Top 5 Spring Cleaning Tasks For Busy Entrepreneurs

messy desk

You wouldn’t know it with all that white stuff lying on the ground, but Spring has sprung in Colorado. Though most people are busy organizing closets or washing windows, Spring cleaning doesn’t only happen around the house.

The changing of the season also indicates the start of a new fiscal year, a good time to take stock of your last year of business, and set yourself up for success over the next 12 months. As freelancers and solopreneurs, we thrive on flying by the seat of our pants, but sometimes that makes for a disorganized style of business–and disorganization always costs time and money.

If you’ve been feeling a little chaotic and claustrophobic lately, here are five spring cleanup tasks that will bring order your desk, work flow, and professional life.

Sort and Delete

How many unused files still live on your hard drive? A final edit, software you tested, or CSS files from an old client? Yes, keeping them for a month after the project completes is normal. Keeping them a year after is not. It’s just digital clutter making it harder for you to access active files (and probably slowing down your machine, too). Take a couple of hours to open these archives and send what you don’t need to the recycling bin.

Pro tip! Store client work in the cloud or sign up for an organizational tool like Doo to keep things better organized in the future.

Update your Portfolio

Was 2012 a busy year? Proud of the work you’ve produced? Then it’s time to update your profile. Remember, portfolios are meant to be beautiful, exciting, and show your diversity as a professional. No matter what type of client you’re pitching, you want to be sure they’ll see the talent they’re looking for among examples of past work. Pro tip! Always make sure to ask client permission to include their project in a portfolio (or build that language into the contract).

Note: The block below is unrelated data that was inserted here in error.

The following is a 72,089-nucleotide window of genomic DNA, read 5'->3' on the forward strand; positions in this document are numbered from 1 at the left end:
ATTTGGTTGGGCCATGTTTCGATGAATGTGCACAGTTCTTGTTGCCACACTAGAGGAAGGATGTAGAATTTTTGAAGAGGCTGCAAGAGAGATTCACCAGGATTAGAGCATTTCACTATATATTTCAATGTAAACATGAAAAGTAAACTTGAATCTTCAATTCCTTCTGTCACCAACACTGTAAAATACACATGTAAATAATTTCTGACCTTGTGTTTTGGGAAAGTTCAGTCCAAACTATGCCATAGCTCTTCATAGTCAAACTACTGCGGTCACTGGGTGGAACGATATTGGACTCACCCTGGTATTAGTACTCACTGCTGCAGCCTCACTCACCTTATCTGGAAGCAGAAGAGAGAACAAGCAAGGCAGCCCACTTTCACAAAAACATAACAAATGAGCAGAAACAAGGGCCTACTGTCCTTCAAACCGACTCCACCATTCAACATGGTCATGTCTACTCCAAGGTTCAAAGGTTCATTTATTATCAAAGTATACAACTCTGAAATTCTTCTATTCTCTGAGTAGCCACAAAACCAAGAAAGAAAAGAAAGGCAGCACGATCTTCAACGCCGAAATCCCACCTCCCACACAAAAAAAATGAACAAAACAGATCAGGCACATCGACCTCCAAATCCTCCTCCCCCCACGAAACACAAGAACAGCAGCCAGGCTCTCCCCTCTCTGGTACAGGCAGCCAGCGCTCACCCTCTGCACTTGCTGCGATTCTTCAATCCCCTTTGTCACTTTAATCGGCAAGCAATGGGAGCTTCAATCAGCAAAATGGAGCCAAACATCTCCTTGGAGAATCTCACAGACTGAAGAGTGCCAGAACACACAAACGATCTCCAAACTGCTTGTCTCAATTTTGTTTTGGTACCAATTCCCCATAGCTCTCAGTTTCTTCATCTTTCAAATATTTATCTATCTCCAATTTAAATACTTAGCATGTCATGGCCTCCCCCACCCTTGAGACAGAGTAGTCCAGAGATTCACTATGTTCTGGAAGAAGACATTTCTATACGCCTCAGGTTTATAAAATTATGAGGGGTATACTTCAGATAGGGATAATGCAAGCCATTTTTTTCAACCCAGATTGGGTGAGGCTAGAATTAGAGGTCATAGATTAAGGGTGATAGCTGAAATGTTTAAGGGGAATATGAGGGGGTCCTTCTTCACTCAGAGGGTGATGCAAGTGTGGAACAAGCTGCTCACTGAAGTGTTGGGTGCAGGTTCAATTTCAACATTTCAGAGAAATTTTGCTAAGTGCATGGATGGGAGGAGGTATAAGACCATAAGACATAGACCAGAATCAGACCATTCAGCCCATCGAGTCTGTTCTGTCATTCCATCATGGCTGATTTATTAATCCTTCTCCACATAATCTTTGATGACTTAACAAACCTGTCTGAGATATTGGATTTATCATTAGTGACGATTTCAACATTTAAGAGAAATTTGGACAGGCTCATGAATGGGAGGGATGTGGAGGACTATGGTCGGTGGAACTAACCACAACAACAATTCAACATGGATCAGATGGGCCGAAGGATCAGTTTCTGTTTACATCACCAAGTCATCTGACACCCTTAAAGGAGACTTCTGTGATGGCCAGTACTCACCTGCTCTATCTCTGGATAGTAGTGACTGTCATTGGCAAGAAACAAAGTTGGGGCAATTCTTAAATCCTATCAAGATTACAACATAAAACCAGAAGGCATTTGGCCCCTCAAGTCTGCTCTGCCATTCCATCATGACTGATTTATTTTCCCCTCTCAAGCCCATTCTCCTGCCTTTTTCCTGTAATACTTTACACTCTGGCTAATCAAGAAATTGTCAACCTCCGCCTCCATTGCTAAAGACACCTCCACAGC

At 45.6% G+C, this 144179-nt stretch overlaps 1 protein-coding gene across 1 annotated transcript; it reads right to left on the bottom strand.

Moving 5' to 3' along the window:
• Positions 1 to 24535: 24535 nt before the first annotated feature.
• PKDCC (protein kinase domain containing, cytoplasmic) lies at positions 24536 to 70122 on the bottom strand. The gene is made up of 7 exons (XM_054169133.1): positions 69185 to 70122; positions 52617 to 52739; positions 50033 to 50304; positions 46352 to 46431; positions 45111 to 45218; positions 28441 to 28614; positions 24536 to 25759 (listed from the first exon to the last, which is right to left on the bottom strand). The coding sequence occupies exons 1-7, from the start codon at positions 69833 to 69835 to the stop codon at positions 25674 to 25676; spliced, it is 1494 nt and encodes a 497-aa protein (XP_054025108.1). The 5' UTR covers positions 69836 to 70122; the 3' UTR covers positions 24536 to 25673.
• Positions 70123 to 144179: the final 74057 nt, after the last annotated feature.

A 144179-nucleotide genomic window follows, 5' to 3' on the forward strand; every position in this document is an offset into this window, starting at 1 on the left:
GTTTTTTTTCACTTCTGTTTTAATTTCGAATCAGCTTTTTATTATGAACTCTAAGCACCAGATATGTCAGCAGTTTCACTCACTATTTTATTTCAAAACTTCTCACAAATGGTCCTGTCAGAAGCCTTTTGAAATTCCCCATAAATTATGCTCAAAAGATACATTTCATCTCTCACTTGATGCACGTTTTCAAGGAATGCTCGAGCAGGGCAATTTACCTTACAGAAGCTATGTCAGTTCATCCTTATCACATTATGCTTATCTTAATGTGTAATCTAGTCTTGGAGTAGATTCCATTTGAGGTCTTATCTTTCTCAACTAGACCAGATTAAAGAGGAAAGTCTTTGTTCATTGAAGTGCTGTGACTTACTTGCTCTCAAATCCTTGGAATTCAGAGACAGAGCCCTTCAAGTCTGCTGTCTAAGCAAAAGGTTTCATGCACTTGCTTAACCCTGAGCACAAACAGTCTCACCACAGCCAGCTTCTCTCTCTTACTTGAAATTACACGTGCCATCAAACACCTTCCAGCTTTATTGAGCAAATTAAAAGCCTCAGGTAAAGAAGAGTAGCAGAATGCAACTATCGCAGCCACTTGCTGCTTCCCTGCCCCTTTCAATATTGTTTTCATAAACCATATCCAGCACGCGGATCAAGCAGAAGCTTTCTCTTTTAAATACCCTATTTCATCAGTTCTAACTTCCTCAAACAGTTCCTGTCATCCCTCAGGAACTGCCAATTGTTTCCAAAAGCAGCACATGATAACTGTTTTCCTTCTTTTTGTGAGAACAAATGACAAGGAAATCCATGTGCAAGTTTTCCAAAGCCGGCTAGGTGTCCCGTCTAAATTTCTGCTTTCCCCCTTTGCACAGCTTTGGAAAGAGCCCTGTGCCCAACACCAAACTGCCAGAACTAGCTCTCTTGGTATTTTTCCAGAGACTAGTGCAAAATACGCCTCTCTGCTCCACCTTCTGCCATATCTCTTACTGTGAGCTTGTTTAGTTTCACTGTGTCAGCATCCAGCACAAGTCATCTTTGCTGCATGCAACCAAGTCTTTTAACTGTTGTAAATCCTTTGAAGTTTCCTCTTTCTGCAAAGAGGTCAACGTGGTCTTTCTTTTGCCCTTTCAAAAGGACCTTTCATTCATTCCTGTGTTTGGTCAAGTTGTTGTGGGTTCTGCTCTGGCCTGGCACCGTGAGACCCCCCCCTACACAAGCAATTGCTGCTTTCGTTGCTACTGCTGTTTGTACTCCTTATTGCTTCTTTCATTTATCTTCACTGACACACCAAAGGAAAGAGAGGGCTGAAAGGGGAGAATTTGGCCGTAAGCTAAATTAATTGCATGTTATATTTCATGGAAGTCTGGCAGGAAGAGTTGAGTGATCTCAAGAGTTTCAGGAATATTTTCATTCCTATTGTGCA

Unsubscribe to Junk Mail

Throughout the year we sign up for lots of newsletters and email alerts that we don’t really need. Months later we find ourselves slogging through this same junk mail every morning. Reduce the clutter in your inbox by unsubscribing to any automatic emails that you don’t read or utilize on the regular.

Pro tip! Sometimes purchases or registrations for useful services come with unwanted email. Be sure to uncheck the newseltter/special offer box next time you’re signing up for something online.

Financial Facelift

For most entrepreneurs, tax time is a gut check. The IRS tells you in no uncertain terms whether you’re making and setting aside enough of your income. Take a few extra minute with your accountant or tax prep professional to ask questions about what you could do differently in the coming year. Maybe you need to up your savings. Or maybe you just need to up your rates. Thing about where you want to be financially next spring, and set the goals now that will help you get there.

Pro tip! Think about making quarterly tax payments this year if you haven’t been doing so already. Your tax professional can help you estimate how much these should be.

Reinvest in You

You spend thousands of hours doing what’s right for your clients, but when’s the last time you did something nice for your professional self? It’s very important for entrepreneurs to keep learning, experimenting, and discovering. Continually challenging yourself with new ideas and tools keeps your mind sharp, and that’s why clients keep coming back! Sign up for a class, attend a workshop, or get a change of scenery. New environments and people are the chisel’s that can help reveal new opportunities and talents hidden within your community.

Pro tip! Sign up for Cohere’s free day pass and come see what it’s like to work in a great space full of great people striving to be the best at what they do.